Geology & Geophysics News

Apollo 11 at 50 and Other Things We’re Reading This Week

What Earth and space science stories are Eos staffers recommending this week?

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Apollo 11 at 50. Ten years ago, “at the 40th anniversary of the Apollo 11 mission, your intrepid reporter caught up with Neil Armstrong.”

Randy Showstack, Staff Writer

Neil Armstrong poses with Randy Showstack and a Boston Globe front page reading “Man Walks on Moon.”
Credit: Randy Showstack

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Ed Dwight Was Set to Be the First Black Astronaut. Here’s Why That Never Happened. We must not forget this part of our space exploration history: “It took two decades after Dwight became an astronaut trainee before a black American would go to space.”

Kimberly Cartier, Staff Writer
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A Window into Space at the National Cathedral.

Space-themed stained glass window
The Moon rock at the center of the “Space Window” of Washington National Cathedral weighs only 7.18 grams. Credit: NASA

Like rocks and glass windows, science and religion don’t always coexist happily. This is a poignant tale of one case where they all just get along, beautifully.

Timothy Oleson, Science Editor
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Teaching Global Warming in a Charged Political Climate. A thought-provoking article about the challenges of teaching climate change in K–12.

—Faith Ishii, Production Manager
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Revisiting the Role of the Science Journalist. While #scicomm is thriving, the pursuit of science journalism is in a precarious position. Read Eos.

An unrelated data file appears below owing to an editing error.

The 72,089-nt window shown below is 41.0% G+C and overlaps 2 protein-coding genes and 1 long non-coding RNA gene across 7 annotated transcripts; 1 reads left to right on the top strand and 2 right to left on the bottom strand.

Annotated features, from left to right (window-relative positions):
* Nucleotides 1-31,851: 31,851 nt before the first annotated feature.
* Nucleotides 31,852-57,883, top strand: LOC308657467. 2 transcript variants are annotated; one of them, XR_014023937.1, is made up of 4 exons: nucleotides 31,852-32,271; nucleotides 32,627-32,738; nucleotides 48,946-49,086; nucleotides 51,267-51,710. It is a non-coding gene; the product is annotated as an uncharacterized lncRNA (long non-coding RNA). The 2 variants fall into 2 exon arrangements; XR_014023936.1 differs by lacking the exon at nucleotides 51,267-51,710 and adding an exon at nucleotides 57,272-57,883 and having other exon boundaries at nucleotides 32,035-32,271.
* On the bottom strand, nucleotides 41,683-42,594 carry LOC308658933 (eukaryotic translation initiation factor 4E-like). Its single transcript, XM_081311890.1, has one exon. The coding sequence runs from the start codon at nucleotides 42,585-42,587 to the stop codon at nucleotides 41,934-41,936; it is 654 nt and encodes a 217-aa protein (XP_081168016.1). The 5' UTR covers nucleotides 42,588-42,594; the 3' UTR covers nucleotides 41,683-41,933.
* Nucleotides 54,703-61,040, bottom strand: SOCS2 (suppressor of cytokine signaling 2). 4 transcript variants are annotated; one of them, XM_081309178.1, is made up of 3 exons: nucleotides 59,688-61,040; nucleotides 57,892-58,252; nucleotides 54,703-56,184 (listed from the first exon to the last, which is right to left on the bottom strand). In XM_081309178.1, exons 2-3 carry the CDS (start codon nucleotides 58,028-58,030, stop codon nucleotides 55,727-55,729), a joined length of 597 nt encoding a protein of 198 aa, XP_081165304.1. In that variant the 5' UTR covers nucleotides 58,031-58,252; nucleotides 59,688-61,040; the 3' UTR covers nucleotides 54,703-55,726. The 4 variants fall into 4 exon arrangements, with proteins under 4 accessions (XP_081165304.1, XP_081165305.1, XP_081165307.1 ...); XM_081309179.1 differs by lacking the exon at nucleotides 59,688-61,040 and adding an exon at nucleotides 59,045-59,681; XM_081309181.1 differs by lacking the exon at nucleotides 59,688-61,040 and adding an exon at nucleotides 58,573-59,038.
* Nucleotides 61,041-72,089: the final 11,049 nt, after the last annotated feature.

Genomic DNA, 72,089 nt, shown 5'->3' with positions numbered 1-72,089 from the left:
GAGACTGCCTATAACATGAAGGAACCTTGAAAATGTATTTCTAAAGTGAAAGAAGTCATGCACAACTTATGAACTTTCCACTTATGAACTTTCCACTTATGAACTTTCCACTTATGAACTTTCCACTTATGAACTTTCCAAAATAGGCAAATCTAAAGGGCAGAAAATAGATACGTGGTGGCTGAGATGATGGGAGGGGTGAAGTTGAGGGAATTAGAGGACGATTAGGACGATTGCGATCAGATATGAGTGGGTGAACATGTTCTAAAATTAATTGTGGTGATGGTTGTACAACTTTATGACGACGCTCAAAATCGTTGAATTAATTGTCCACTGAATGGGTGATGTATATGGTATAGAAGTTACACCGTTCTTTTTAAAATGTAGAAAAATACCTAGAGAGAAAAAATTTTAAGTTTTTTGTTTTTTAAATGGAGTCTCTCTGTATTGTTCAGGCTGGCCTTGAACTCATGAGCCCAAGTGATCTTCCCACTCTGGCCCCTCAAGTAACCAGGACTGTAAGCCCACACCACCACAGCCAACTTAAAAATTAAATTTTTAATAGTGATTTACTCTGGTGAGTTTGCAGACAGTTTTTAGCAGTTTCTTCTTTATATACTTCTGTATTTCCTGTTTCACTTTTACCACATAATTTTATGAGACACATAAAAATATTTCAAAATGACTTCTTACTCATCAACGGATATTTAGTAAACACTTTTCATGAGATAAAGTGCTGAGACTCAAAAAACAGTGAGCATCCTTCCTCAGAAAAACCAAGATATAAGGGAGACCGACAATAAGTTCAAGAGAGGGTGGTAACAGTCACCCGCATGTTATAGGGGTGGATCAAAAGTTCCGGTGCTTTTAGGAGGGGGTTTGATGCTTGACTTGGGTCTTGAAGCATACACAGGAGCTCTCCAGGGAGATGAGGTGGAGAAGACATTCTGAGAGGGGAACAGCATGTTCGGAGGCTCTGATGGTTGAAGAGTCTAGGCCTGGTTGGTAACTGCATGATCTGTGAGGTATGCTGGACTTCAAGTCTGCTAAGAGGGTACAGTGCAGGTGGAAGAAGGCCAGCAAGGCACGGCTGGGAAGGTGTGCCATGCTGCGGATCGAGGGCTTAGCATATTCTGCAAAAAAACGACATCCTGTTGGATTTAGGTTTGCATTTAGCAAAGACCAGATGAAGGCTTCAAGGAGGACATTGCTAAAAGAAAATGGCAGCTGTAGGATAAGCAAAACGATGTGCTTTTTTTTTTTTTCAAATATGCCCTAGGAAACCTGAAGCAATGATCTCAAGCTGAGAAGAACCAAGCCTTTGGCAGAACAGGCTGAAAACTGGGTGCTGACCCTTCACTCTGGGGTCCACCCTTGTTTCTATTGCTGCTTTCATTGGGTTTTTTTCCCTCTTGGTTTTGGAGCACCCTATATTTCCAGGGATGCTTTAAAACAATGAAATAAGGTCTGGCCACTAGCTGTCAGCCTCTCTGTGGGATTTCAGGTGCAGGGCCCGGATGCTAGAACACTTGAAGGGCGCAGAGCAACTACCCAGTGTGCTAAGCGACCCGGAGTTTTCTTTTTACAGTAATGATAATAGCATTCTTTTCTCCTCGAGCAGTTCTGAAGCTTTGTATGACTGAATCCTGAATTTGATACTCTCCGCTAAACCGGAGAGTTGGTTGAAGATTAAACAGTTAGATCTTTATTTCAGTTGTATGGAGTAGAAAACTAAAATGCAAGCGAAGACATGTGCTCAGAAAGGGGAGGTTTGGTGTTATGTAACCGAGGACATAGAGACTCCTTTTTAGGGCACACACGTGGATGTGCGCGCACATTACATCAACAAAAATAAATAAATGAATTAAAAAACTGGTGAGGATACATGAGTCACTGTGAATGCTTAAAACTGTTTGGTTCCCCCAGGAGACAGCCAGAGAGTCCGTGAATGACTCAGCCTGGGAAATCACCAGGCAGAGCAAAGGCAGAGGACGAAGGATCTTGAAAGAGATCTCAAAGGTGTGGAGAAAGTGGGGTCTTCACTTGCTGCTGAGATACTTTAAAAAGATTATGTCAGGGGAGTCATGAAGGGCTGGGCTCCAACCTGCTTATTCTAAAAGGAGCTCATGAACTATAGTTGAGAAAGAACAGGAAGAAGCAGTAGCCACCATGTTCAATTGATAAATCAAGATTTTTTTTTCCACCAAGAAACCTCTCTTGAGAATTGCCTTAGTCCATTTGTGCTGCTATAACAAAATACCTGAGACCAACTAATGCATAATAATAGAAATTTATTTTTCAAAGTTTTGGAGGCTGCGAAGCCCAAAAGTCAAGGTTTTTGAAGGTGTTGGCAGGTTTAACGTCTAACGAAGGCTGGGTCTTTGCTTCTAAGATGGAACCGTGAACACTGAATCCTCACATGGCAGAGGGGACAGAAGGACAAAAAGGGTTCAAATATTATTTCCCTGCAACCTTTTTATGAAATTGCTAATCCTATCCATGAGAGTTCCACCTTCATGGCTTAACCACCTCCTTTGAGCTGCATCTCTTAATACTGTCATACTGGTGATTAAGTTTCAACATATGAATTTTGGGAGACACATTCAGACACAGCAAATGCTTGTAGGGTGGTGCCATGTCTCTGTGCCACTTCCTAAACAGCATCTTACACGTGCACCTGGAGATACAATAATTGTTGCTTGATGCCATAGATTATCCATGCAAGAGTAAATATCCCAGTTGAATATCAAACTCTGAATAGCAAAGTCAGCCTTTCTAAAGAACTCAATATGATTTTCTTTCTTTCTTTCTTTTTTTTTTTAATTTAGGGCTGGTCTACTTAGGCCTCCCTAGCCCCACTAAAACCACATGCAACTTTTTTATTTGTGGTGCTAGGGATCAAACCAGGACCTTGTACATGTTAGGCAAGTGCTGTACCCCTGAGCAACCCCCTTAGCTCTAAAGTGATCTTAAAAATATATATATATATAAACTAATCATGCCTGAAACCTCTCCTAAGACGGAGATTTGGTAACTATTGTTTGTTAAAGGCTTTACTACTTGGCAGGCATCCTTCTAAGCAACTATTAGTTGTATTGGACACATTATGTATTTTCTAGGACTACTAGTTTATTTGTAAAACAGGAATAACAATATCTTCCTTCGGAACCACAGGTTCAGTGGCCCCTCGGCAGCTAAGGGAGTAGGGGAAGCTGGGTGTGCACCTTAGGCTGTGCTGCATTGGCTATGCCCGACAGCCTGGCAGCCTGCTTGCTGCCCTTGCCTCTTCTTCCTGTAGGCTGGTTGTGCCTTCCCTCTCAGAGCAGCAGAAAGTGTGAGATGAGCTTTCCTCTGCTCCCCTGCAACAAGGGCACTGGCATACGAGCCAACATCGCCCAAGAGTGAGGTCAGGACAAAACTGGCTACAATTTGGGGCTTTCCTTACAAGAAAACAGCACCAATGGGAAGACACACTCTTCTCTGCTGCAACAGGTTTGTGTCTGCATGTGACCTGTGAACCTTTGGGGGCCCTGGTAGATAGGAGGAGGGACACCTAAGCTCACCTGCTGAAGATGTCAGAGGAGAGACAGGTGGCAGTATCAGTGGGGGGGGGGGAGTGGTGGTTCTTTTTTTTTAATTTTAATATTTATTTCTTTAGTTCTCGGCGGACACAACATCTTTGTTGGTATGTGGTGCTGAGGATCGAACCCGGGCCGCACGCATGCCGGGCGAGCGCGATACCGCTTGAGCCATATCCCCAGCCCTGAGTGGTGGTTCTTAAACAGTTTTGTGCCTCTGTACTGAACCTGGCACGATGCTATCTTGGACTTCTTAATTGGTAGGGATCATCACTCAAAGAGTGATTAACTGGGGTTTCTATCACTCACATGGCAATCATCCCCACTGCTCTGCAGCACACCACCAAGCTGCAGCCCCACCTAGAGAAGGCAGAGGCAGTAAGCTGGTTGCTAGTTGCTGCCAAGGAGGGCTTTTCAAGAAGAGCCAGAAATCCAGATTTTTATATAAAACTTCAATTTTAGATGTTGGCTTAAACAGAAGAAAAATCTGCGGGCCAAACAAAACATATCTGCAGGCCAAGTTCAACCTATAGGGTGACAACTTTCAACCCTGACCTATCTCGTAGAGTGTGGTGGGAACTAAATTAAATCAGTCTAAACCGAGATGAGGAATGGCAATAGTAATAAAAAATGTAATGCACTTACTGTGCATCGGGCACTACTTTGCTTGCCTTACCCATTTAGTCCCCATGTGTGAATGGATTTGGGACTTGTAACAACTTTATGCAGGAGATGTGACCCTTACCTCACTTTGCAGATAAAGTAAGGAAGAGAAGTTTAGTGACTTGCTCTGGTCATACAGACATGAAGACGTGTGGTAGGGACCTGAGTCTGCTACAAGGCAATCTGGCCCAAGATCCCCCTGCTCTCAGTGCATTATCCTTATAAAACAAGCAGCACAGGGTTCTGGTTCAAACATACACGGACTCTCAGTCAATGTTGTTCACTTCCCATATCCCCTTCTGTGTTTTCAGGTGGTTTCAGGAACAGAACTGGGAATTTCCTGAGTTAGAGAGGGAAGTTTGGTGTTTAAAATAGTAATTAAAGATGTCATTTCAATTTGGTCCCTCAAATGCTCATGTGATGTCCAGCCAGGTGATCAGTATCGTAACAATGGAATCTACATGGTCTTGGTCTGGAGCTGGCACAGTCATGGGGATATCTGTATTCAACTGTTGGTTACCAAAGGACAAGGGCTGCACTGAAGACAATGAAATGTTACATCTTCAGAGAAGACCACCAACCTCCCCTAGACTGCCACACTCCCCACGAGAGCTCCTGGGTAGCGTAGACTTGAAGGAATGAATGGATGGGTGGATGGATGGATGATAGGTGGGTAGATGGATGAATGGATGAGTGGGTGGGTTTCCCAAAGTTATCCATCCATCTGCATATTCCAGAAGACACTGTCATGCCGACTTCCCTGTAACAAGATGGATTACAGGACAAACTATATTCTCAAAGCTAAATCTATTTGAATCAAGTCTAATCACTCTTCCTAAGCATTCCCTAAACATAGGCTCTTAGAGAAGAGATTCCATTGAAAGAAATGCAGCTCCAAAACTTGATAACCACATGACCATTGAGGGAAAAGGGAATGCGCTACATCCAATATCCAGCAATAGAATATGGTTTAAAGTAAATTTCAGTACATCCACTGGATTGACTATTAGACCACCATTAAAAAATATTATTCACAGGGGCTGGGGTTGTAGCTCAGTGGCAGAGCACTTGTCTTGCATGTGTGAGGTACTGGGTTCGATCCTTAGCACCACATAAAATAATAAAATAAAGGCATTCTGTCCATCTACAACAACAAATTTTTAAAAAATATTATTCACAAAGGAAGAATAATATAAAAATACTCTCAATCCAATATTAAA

Caryl-Sue, Managing Editor
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SharkCam!

And here I thought science would be devoid of jump scares.

Kimberly Cartier, Staff Writer
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The Battle to Rebuild Centuries of Science After an Epic Inferno. This story on Brazil’s National Museum 1 year after the fire is heart-wrenching.

Jenessa Duncombe, Staff Writer

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Resurrecting Interest in a “Dead” Planet. With so much attention on the Moon and Mars, Venus tends to get short shrift. Catch up on what scientists have learned about “Earth’s twin” in the past quarter century—and what questions they’re still trying to answer—in this hugely informative and fascinating summary.

Timothy Oleson, Science Editor

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Elephants Boost Carbon Storage in Rain Forests.

Forest elephants playing in water
Forest elephants splash and play at the forest’s edge in the Dzanga-Sangha Special Reserve in the Republic of the Congo. Credit: iStock.com/ANDREYGUDKOV

By trampling and eating fast-growing softwood trees, elephants contribute to the growth of slow-growing hardwood trees, which have higher carbon densities. Plus, who doesn’t love these majestic animals?

—Faith Ishii, Production Manager
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Viewing Venus from the Space Station.

International Space Station photo of Earth’s horizon and Venus
Sunlight spills over Earth’s beautiful blue horizon, while Venus twinkles as the morning (and evening!) star near the bottom of the photo. Credit: Expedition 59 and the ISS Crew Earth Observations Facility and the Earth Science and Remote Sensing Unit, Johnson Space Center NASA

OK, how cool is this?! “Orbiting Earth approximately every 90 minutes, astronauts living and working on the International Space Station (ISS) see sixteen sunrises and sunsets every 24 hours.”

—Melissa Tribur, Production Specialist

Citation: AGU (2019), Apollo 11 at 50 and other things we’re reading this week, Eos, 100, https://doi.org/10.1029/2019EO129175. Published on 19 July 2019.
Text © 2019. The authors. CC BY-NC-ND 3.0
Except where otherwise noted, images are subject to copyright. Any reuse without express permission from the copyright owner is prohibited.